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    Terminal High Altitude Area Defense (THAAD) interceptors arrive at Osan Air Base in Pyeongtaek, South Korea, in this handout picture provided by the United States Forces Korea (USFK) and released by Yonhap on March 7, 2017. Picture taken on March 6, 2017

    Washington 'Needs Korean Conflict to Justify Its Military Presence' in Asia

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    The United States appears to have benefited from the tensions on the Korean peninsula since the unresolved conflict and missile threats ostensibly emanating from North Korea have helped Washington to justify its military presence in South Korea and Japan, political analyst Alexei Fenenko told Sputnik.

    "Americans are trying to achieve simple things [in Asia]. Firstly, they badly need the conflict around North Korea since they use it to justify their military presence on the Korean Peninsula. Imagine that North Korea is no longer an issue, what formal grounds would the US have to stay there?" he asked. "They also need the confrontation to maintain their military presence in Japan. They will once again use the latest launches as an argument in favor of deploying their missile defense system to Japan despite China's protests against THAAD in South Korea."

    These comments came in response to North Korea's latest ballistic missile test. On Monday, Pyongyang launched four ballistic missiles deployed to the Tongchang-ri region into the Sea of Japan. The missiles are said to have covered a distance of approximately 1,000 kilometers (620 miles), with three landing as close as 300 kilometers (190 miles) from Japan's coast.

    Fenenko, an associate professor at Moscow State University's Faculty of World Politics, maintained that North Korea has used such tests to force the United States, as well as South Korea and Japan to launch negotiations and provide financial and humanitarian assistance.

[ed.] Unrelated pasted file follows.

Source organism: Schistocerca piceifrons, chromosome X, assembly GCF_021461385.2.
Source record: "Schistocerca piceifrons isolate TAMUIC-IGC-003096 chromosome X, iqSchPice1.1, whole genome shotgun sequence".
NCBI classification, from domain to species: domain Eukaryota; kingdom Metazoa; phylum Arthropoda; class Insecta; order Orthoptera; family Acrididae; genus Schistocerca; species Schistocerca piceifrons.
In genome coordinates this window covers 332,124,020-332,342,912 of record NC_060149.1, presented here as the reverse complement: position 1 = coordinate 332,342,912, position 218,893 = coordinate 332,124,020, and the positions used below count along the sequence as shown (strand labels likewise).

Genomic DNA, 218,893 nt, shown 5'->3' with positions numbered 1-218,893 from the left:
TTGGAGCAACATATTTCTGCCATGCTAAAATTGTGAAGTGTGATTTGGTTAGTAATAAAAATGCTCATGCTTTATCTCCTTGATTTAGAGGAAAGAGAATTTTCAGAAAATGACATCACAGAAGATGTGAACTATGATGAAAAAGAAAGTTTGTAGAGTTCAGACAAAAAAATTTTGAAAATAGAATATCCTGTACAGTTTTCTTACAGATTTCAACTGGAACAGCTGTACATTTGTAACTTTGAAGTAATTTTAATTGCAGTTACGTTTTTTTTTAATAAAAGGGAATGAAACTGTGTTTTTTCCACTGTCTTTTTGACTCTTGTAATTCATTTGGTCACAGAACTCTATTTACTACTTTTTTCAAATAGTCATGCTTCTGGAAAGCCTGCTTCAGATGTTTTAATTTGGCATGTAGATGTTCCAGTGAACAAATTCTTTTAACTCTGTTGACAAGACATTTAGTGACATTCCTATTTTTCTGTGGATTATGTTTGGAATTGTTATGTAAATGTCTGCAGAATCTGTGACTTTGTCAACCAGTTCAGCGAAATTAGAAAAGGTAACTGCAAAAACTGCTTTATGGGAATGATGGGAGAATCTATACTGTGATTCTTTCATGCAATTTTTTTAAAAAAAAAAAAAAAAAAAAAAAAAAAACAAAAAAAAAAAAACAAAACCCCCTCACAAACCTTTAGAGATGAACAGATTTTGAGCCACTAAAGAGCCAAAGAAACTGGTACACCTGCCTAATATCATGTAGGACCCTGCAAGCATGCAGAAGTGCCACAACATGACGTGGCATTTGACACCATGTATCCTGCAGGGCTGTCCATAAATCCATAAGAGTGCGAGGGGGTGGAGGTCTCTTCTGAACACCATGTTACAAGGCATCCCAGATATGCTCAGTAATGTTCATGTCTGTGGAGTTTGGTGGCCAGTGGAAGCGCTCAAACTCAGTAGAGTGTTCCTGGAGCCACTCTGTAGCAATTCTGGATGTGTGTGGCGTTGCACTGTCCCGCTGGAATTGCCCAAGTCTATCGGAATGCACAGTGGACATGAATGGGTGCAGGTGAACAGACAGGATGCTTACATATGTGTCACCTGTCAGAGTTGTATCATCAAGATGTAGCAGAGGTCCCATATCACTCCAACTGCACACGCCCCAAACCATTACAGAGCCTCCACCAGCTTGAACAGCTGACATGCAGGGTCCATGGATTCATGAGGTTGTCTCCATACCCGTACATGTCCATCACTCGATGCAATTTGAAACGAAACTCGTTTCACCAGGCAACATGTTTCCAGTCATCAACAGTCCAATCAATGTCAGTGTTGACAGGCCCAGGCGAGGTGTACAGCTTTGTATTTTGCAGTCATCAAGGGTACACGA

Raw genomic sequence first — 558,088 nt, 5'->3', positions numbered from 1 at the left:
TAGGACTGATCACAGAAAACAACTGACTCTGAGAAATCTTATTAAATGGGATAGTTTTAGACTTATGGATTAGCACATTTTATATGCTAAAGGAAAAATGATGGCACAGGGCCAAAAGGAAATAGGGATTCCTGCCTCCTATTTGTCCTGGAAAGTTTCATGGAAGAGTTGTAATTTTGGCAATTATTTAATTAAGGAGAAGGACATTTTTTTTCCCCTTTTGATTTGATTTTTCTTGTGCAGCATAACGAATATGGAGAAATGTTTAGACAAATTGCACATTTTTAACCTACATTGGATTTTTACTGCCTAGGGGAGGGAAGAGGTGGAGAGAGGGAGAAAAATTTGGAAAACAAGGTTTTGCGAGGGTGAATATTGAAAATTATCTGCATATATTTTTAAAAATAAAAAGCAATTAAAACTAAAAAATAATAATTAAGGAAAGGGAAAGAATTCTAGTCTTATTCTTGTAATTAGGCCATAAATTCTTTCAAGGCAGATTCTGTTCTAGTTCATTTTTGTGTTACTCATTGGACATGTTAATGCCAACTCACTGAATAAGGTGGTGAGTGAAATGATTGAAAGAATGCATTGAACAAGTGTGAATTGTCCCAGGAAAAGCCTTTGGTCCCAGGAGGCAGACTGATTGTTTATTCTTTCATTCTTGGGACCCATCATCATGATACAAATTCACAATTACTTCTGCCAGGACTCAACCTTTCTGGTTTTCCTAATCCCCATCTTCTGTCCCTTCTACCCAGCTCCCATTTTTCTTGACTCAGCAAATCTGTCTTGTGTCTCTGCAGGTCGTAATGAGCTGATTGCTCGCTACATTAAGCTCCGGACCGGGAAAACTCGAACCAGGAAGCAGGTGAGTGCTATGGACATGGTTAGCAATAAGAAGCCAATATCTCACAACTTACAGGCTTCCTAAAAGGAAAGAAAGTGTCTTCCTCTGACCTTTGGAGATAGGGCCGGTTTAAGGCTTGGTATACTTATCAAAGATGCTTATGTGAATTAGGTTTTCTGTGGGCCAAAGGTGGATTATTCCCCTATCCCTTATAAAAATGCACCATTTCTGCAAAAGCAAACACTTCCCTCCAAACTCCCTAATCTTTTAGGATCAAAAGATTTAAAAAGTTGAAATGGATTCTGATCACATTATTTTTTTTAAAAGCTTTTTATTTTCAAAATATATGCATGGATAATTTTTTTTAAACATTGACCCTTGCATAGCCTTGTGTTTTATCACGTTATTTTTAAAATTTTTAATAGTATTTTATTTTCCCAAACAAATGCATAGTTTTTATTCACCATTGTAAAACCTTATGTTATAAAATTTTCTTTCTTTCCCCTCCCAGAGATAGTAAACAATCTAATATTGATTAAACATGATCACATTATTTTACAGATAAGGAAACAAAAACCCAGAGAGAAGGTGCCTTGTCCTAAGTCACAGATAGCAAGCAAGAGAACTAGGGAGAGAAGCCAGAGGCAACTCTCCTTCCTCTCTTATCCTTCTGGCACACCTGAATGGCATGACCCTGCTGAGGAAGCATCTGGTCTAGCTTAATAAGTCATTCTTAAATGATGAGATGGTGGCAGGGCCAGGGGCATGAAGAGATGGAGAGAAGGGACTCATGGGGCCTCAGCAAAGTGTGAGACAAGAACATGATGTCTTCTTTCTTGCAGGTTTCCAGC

Defense analyst Vladimir Evseev told Sputnik that the latest launches come as no surprise since they merely reflect policies that both Pyongyang and Seoul have pursued for decades.

    "Neither Pyongyang, nor Seoul have changed their policies. Pyongyang is not ready to make concessions. … At the same time it is trying to gain Beijing's support due to immense external pressure. However, it would be unwise to think that everything boils down to North Korea, since South Korea is doing what it has been doing and is not making any concessions either. [Seoul] is constantly holding large-scale military drills that are provocative in their nature. They are training for offensive operations aimed capturing Pyongyang, killing Kim Jong-un and destroying military facilities in the North," he explained.

    Evseev further said that Washington has played a part in fueling the Korean conflict.

    "Washington is not trying to serve as a mediator to ease tensions. The US is making every effort to support South Korea and as a result has encouraged Seoul to escalate tensions. These activities are counterproductive. In these circumstances I do not rule out that military incidents could take place along the Korean Demilitarized Zone. The Trump administration is no different from the Obama administration in this respect," he lamented.

    Georgy Toloraya, who heads the Center of Russian Strategy in Asia at the Institute of Economics of the Russian Academy of Sciences, told Sputnik that the trend remains unchanged since the United States, South Korea and Japan will continue to exert pressure on North Korea, while Pyongyang will respond with provocations.

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    Tags:
    North Korea missile launch, ballistic missile program, US military presence, Vladimir Evseev, Alexei Fenenko, Georgy Toloraya, Democratic Republic of North Korea (DPRK), Japan, United States, Asia, South Korea
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